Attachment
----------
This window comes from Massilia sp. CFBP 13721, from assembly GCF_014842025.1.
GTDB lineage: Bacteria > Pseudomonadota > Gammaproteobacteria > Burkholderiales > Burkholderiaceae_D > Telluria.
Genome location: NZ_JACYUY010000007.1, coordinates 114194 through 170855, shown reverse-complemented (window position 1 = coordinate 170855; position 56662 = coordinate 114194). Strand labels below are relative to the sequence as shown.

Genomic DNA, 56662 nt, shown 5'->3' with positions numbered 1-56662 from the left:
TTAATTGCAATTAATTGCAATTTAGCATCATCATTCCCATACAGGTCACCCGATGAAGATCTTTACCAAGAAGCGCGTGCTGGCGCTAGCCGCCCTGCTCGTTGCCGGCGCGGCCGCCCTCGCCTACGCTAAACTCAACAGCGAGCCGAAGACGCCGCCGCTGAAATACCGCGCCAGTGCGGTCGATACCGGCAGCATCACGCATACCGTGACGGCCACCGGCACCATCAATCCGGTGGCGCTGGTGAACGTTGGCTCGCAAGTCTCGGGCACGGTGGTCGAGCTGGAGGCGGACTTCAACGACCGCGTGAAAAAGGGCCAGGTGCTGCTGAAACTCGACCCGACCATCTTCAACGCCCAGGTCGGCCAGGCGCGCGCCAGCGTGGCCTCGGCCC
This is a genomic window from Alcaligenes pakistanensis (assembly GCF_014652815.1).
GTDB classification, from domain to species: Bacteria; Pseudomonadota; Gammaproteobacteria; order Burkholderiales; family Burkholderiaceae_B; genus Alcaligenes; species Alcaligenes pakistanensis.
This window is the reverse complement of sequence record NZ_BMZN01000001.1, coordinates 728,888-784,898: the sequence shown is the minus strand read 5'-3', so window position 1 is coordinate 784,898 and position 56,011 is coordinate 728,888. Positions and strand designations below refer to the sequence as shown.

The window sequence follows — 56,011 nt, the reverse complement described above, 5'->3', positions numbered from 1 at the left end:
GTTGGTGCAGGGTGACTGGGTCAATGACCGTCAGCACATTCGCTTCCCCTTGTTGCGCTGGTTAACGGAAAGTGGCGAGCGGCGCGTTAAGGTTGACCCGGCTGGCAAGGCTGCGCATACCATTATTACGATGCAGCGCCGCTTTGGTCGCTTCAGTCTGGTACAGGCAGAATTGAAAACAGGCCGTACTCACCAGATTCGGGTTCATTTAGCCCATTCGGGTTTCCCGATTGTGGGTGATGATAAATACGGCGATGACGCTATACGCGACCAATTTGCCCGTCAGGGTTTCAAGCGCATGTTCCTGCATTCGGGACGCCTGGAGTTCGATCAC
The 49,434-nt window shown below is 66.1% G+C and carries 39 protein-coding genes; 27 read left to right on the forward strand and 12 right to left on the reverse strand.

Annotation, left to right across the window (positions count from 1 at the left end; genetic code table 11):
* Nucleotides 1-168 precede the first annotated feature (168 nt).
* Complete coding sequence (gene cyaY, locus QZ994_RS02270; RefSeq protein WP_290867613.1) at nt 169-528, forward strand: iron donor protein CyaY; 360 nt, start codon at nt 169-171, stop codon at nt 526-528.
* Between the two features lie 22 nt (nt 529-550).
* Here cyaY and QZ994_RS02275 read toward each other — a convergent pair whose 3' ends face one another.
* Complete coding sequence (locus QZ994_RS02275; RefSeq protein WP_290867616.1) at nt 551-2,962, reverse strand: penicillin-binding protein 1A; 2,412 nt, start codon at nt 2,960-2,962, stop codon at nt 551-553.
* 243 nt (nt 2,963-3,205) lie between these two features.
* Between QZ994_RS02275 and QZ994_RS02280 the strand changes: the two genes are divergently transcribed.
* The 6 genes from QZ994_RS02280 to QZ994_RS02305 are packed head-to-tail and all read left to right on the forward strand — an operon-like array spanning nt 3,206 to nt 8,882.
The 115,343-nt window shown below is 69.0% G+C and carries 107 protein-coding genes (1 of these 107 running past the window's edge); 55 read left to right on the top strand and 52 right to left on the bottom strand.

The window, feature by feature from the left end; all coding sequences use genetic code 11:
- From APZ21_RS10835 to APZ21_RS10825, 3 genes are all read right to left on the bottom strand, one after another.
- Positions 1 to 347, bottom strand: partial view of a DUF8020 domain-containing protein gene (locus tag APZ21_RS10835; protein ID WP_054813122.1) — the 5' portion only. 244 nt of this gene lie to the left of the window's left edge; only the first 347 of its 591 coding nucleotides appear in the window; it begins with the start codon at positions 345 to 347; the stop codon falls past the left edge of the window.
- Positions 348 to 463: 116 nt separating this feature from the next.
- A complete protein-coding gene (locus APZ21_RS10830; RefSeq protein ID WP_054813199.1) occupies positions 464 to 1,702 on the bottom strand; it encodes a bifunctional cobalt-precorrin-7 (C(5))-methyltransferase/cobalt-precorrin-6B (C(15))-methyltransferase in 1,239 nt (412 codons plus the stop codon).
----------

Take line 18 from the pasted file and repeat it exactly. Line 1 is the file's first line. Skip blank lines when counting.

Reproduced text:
* 243 nt (nt 2,963-3,205) lie between these two features.